Health, Financial Incentives, and Early Retirement: Micro-Simulation Evidence for Germany
In: Social Security Programs and Retirement Around the World: Disability Insurance Programs and Retirement
About 20% of German workers retire on disability pensions. Disability pensions provide fairly generous benefits for those who are not already age-eligible for an old-age pension and who are deemed unable to work for health reasons. In this paper, we use two sets of individual survey data to study the role of health and financial incentives in early retirement decisions in Germany, in particular disability benefit uptake. We show that financial incentives to retire do affect sick individuals at least as much as healthy individuals. Based on 25 years of individual survey data and empirical models of retirement behavior, we then simulate changes in the generosity of disability pensions to understand how these changes would affect retirement behavior. Our results show that making the disability benefit award process more stringent without closing other early retirement routes would not greatly increase labor force participation in old age.
(This abstract was borrowed from another version of this item.)
|This chapter was published in: |
|This item is provided by National Bureau of Economic Research, Inc in its series NBER Chapters with number 13328.|
|Contact details of provider:|| Postal: National Bureau of Economic Research, 1050 Massachusetts Avenue Cambridge, MA 02138, U.S.A.|
Web page: http://www.nber.org
More information through EDIRC
Please report citation or reference errors to , or , if you are the registered author of the cited work, log in to your RePEc Author Service profile, click on "citations" and make appropriate adjustments.:
- Hendrik Jürges & Kerstin Schneider, 2011. "Why Young Boys Stumble: Early Tracking, Age and Gender Bias in the German School System," German Economic Review, Verein für Socialpolitik, vol. 12(4), pages 371-394, November.
- David A. Wise, 1990. "Issues in the Economics of Aging," NBER Books, National Bureau of Economic Research, Inc, number wise90-1, March.
- Hendrik Jürges, 2009.
"Healthy Minds In Healthy Bodies: An International Comparison Of Education-Related Inequality In Physical Health Among Older Adults,"
Scottish Journal of Political Economy,
Scottish Economic Society, vol. 56(3), pages 296-320, 07.
- Hendrik JÃ¼rges, 2007. "Healthy minds in healthy bodies. An international comparison of education-related inequality in physical health among older adults," MEA discussion paper series 07141, Munich Center for the Economics of Aging (MEA) at the Max Planck Institute for Social Law and Social Policy.
- Gert G. Wagner & Joachim R. Frick & Jürgen Schupp, 2007.
"The German Socio-Economic Panel Study (SOEP) – Scope, Evolution and Enhancements,"
Schmollers Jahrbuch : Journal of Applied Social Science Studies / Zeitschrift für Wirtschafts- und Sozialwissenschaften,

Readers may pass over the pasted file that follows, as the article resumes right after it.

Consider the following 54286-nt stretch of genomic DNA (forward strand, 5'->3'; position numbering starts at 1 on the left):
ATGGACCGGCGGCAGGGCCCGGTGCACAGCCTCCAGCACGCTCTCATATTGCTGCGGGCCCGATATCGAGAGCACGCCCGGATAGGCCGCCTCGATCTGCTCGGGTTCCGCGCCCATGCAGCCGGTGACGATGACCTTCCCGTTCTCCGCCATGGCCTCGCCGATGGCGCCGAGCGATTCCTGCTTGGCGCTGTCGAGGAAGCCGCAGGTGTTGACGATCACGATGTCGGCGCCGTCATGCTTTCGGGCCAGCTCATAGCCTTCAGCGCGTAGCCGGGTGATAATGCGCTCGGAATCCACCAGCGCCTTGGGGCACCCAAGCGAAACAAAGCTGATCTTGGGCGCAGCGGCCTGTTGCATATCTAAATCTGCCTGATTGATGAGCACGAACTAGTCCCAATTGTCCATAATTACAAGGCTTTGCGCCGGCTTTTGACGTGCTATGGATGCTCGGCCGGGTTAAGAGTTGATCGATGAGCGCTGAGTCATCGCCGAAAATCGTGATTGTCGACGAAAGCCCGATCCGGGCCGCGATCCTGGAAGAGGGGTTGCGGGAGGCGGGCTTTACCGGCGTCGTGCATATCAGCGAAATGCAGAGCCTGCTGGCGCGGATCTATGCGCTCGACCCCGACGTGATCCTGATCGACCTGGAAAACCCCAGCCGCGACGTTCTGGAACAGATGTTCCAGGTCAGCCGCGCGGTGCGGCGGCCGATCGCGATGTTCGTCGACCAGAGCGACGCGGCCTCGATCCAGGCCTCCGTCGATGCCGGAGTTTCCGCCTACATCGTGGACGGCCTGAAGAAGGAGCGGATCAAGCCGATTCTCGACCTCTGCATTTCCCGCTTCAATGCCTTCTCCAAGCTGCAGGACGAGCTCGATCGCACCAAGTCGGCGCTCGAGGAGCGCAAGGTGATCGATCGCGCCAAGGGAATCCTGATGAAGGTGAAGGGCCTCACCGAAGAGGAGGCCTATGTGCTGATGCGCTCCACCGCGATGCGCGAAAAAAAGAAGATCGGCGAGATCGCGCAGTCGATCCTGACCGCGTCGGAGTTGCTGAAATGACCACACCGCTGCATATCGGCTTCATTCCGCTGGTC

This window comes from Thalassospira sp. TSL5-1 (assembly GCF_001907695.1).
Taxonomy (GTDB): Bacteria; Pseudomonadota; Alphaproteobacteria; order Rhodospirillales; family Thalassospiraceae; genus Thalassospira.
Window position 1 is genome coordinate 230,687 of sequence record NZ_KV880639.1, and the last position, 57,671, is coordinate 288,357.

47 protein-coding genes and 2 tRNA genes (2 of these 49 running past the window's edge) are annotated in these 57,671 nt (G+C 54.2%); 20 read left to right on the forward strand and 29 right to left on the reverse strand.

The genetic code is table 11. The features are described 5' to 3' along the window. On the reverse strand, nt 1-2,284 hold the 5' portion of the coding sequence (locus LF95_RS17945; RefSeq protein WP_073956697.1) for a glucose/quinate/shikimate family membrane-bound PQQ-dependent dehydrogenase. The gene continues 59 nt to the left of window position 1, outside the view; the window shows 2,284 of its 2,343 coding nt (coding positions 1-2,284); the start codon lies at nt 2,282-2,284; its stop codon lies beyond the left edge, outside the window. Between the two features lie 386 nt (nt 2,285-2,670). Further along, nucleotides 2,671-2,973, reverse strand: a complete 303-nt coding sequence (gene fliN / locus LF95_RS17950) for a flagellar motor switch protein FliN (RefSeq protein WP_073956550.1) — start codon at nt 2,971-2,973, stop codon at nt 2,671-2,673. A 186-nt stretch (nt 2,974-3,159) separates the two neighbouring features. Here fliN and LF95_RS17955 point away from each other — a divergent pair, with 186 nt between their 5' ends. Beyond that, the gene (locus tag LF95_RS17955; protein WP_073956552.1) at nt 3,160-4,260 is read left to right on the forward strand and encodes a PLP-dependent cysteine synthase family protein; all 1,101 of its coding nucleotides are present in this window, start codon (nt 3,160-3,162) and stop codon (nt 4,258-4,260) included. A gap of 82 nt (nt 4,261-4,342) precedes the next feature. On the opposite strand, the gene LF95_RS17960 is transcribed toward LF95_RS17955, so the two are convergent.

Duncker & Humblot, Berlin, vol. 127(1), pages 139-169.
- Gert G. Wagner & Joachim R. Frick & Jürgen Schupp, 2007. "The German Socio-Economic Panel Study (SOEP): Scope, Evolution and Enhancements," SOEPpapers on Multidisciplinary Panel Data Research 1, DIW Berlin, The German Socio-Economic Panel (SOEP).
- Riphahn, Regina T., 1998.
"Income and Employment Effects of Health Shocks - A Test Case for the German Welfare State,"
IZA Discussion Papers
10, Institute for the Study of Labor (IZA).
- Regina T. Riphahn, 1999. "Income and employment effects of health shocks A test case for the German welfare state," Journal of Population Economics, Springer, vol. 12(3), pages 363-389.
- James M. Poterba & Steven F. Venti & David A. Wise, 2010.
"The Asset Cost of Poor health,"
NBER Working Papers
16389, National Bureau of Economic Research, Inc.
- Poterba, James M. & Venti, Steven F. & Wise, David A., 2011. "The Asset Cost of Poor Health," Working Paper Series rwp11-005, Harvard University, John F. Kennedy School of Government.
- Poterba, James & Venti, Steven F. & Wise, David Alsgaard, 2011. "The Asset Cost of Poor Health," Scholarly Articles 4669670, Harvard Kennedy School of Government.
- Kemptner, Daniel & Jürges, Hendrik & Reinhold, Steffen, 2011.
"Changes in compulsory schooling and the causal effect of education on health: Evidence from Germany,"
Journal of Health Economics,
Elsevier, vol. 30(2), pages 340-354, March.
- Kemptner, Daniel & JÃ¼rges, Hendrik & Reinhold, Steffen, 2010. "Changes in Compulsory Schooling and the Causal Effect of Education on Health: Evidence from Germany," MEA discussion paper series 10200, Munich Center for the Economics of Aging (MEA) at the Max Planck Institute for Social Law and Social Policy.
- Christian Dustmann, 2004. "Parental background, secondary school track choice, and wages," Oxford Economic Papers, Oxford University Press, vol. 56(2), pages 209-230, April.
- Little, Roderick J A, 1988. "Missing-Data Adjustments in Large Surveys," Journal of Business & Economic Statistics, American Statistical Association, vol. 6(3), pages 287-96, July.
- Jonathan Gruber & David A. Wise, 2002.
"Social Security Programs and Retirement Around the World: Micro Estimation,"
NBER Working Papers
9407, National Bureau of Economic Research, Inc.
- Jonathan Gruber & David A. Wise, 2004. "Social Security Programs and Retirement around the World: Micro-Estimation," NBER Books, National Bureau of Economic Research, Inc, number grub04-1, March.
- Laura Romeu Gordo, 2006. "Effects of short- and long-term unemployment on health satisfaction: evidence from German data," Applied Economics, Taylor & Francis Journals, vol. 38(20), pages 2335-2350.
When requesting a correction, please mention this item's handle: RePEc:nbr:nberch:13328. See general information about how to correct material in RePEc.
For technical questions regarding this item, or to correct its authors, title, abstract, bibliographic or download information, contact: ()
If references are entirely missing, you can add them using this form.